Changing the pose, but keeping the lighting setup fairly similar …

The edge of the gridded softbox can be seen in the top right of the frame, and could easily be cloned out. I decided not to, since I feel that small black triangle there helps with the composition, containing the geometric patterns within the frame.

Out of sight here to the right of the camera, is the speedlight that bounced light into the rest of the room to help control the contrast.

I chose to work with speedlights here (instead of the Quantum flashes or Profoto kit), because of how much control the new PocketWizard FlexTT5 allows me. Being able to change the power of each flash from my camera, made the shoot easier … and it makes me look so much more in control and cool in front of a client, when I’m not moving around, hurriedly adjusting my flashes’ individual outputs throughout the session.

more articles about off-camera flash

Equipment used for this photo session:

Nikon D3;  Nikon 24-70mm f2.8G ED AF-S (B&H)
Nikon SB-910 Speedlight controlled by PocketWizard FlexTT5 Transceiver & AC3 Controller
or alternately, the Canon 600EX-RT Speedlite controlled by Canon ST-E3 Transmitter

Lastolite EZYBOX Softbox Kit (24″x24″) (B&H)
Creative Light 1×3′ Recessed Softbox (B&H);
with the Creative Light 1×3′ Softgrid (B&H)
connected with the Creative Light speedring (B&H)

 

 

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{ 27 comments. } Add a Comment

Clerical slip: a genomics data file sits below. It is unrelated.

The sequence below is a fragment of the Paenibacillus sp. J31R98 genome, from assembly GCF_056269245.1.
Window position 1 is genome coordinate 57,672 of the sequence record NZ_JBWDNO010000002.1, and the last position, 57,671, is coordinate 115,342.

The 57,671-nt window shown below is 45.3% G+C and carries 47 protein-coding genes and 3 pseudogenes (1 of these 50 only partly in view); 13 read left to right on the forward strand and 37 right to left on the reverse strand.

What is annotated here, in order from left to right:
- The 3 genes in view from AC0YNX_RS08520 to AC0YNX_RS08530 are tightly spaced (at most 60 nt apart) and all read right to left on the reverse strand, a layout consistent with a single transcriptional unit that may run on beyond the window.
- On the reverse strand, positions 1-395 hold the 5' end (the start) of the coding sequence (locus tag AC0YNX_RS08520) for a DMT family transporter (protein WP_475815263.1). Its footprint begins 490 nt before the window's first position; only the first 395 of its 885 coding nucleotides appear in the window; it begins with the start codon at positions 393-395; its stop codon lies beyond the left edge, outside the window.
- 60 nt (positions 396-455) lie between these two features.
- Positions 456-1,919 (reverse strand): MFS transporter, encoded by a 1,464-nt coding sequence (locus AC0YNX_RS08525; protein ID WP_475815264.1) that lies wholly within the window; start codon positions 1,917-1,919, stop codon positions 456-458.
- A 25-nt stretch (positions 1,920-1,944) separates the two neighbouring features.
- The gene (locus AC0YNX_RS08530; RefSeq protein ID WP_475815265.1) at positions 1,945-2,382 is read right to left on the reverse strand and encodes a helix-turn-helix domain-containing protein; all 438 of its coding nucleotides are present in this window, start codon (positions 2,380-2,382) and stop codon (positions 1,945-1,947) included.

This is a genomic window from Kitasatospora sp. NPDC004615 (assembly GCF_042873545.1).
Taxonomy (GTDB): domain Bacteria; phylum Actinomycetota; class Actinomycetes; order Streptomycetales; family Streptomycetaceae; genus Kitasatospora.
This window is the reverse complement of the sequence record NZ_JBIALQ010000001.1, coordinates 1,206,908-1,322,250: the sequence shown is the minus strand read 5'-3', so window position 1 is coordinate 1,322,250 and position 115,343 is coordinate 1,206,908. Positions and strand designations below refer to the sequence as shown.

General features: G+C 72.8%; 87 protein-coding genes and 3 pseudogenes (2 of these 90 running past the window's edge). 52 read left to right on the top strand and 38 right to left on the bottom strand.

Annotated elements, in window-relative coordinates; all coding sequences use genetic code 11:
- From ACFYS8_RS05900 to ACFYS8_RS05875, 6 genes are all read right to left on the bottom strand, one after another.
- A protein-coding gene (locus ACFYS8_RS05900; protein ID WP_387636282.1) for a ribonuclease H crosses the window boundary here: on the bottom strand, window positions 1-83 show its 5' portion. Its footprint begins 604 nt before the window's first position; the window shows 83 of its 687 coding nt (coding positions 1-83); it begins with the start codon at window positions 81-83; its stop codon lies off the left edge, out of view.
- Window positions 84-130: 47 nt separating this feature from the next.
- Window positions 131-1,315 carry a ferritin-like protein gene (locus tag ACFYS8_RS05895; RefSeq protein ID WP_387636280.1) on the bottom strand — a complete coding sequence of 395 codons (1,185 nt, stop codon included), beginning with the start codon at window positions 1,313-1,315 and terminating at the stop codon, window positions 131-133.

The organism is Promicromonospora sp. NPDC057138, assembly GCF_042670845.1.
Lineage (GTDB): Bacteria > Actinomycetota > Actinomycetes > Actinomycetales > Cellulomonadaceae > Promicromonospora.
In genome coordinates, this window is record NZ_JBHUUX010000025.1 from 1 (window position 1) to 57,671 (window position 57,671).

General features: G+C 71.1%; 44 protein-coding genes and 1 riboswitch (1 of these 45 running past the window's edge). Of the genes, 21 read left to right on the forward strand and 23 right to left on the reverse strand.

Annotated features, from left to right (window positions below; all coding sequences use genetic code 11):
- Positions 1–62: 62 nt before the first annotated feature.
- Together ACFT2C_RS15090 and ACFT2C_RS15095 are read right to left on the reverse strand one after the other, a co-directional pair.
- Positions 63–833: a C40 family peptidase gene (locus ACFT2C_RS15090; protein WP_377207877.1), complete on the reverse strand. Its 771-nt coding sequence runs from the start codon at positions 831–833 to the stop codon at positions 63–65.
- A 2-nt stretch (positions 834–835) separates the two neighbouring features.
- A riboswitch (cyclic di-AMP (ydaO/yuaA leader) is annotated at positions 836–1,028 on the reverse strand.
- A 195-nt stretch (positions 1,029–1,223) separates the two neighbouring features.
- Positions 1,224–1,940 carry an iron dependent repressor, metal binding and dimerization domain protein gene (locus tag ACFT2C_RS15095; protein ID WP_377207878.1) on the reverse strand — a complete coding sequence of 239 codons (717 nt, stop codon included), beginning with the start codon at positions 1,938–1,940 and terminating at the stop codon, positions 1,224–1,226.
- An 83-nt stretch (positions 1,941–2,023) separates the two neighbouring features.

1 Mark April 5, 2011 at 5:00 am

Very informative article – speedlights do the job again!

Neil you said – it makes me look so much more in control and cool in front of a client, when I’m not moving around, hurriedly adjusting my flashes’ individual outputs throughout the session –

Have you ever considered that if you make it look too easy they might not want to pay you so much……!

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2 Neil vN April 5, 2011 at 5:02 am

Well, you do want to avoid that wild-eyed look of desperation while setting up. ; )

Neil vN

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3 Jazz Guy April 5, 2011 at 8:12 am

Neil,

What a great implementation of the piano as a prop. I’ve tried to photograph a pianist before as if they were playing the piano and I never liked the way it works out. You either don’t see their hands or you have to shoot a profile from the side

The shot of him bending over the piano from the side is genius!

Cheers!

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4 Stephen April 5, 2011 at 8:55 am

HI Neil,